Oracle to 'out-Sun' Sun on hardware and software
Lovin' MySQL to pieces
OpenWorld 09 Oracle will out-invest Sun Microsystems on Sparc and Solaris and provide more open source contributions, Larry Ellison and Scott McNealy told OpenWorld Sunday night.
Oracle's chief executive and Sun's chairman, joined by executive vice president of systems John Fowler, also made the pitch that Oracle customers should run more of their applications and middleware on Sparc and Solaris.
Java father James Gosling, meanwhile, stepped in to reassure the Java community Oracle has a vested interest in maintaining and developing Java.
McNealy: sells Oracle users on Sparc and Solaris
Just one thing threw out their OpenWorld opening pitch - MySQL. Specifically, the European Union's investigation of Oracle's proposed purchase of Sun, given Oracle's ownership of nearly fifty per cent of the RDBMS market, and concerns among the open-source community over MySQL's future under the closed-source giant.
Ellison and McNealy pointed to Oracle's track record in buying and continuing open-source projects - notably the MySQL transaction engine InnoDB and the Sleepycat database. Also, McNealy claimed if Oracle messed with MySQL, the community would simply fork because the project is licensed under the GPL
According to both execs, though, the deal will close - and Oracle will get Sun. McNealy told OpenWorld: "I'm not quite sure why it's being held up but we are working with the authorities," he said.
Ellison followed up: "We are going to increase Sun's investment in MySQL if this merger goes through - and we think it will. It's a fascinating piece of technology, it's extremely popular, it's an open-source product and we are going to increase our rate of invest to that product."
Echoing McNealy, Ellison said: "When we bought InnoDB people speculated they would kill InnoBD. We bought InnoBD to make it better and make some money along the way. That's how we feel about MySQL."
Away from MySQL, McNealy promised Oracle will spend more money on development of Sparc and Solaris than Sun, and McNealy highlighted a recent Ellison quote in The Reg speaking of Oracle's belief in Java - or: "Java speaks for itself". A tip of the hat to McNealy, incidentally, for flagging up The Reg at this premier Oracle event, given its policy of not commenting in any of our articles about Oracle and its acquisition of Sun.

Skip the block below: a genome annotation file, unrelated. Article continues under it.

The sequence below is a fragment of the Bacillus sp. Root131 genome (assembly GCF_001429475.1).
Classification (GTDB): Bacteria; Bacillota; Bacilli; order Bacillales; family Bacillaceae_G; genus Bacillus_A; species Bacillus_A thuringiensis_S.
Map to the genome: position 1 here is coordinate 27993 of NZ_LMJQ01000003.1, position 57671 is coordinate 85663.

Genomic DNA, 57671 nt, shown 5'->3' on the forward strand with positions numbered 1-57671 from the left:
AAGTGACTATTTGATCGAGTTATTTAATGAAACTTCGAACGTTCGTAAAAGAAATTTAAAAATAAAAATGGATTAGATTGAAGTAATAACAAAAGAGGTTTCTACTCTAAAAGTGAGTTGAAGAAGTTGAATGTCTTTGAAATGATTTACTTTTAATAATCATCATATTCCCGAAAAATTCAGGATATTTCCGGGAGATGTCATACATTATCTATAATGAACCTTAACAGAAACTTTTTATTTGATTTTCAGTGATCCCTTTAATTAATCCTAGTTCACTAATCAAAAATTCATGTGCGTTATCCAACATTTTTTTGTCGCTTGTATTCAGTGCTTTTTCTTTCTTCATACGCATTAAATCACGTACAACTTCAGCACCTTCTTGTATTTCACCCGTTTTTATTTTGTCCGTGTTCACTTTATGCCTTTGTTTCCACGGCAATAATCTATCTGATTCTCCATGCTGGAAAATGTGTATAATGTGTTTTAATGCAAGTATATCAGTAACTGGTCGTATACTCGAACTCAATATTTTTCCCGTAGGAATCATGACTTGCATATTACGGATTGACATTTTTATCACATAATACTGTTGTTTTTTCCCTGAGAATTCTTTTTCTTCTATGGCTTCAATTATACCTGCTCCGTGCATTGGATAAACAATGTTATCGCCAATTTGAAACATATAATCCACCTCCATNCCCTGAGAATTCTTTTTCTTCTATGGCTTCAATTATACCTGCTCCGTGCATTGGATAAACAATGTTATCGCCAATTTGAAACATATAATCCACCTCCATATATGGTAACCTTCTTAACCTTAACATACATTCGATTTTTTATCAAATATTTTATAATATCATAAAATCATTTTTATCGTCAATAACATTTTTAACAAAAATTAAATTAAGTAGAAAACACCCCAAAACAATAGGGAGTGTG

Gosling also said that Oracle is committed because of its own product mix. Only, he noted, Oracle has been caught out by the sheer scale of taking on Sun's developer engagement, noting there are 15 million downloads of the Java Runtime Environment on an average week.
Ellison: like InnoDB, we will make some money from MySQL
"They've been a little unprepared for the volume of the Java world when we talk to them about developer programs," Gosling said. "Oracle has a developer program. We have a developer program. When you look at the size of ours it has a couple of extra digits."
Re-assurances aside, and as The Reg reported earlier, OpenWorld turned into an attempt to convince Oracle's database, middleware and business applications customers to put their software on Sparc and Solaris. McNealy said around a third of delegates are using Sun's software and hardware stack. "The other two thirds", McNealy said "we didn't lose your business, we just postponed your business."
McNealy was then joined by Fowler to outline features in Solaris for Oracle applications. This included built-in cryptography, advanced memory for large-scale Java applications, fault management, and dynamic configuration. Fowler claimed Sun is now number-one in performance benchmarks for transaction processing, business intelligence, analytics and application server.
Ellison, meanwhile, used the remainder of the event to beat up on IBM in high-performance data systems, in an expected pitch for Exadata V2. ®
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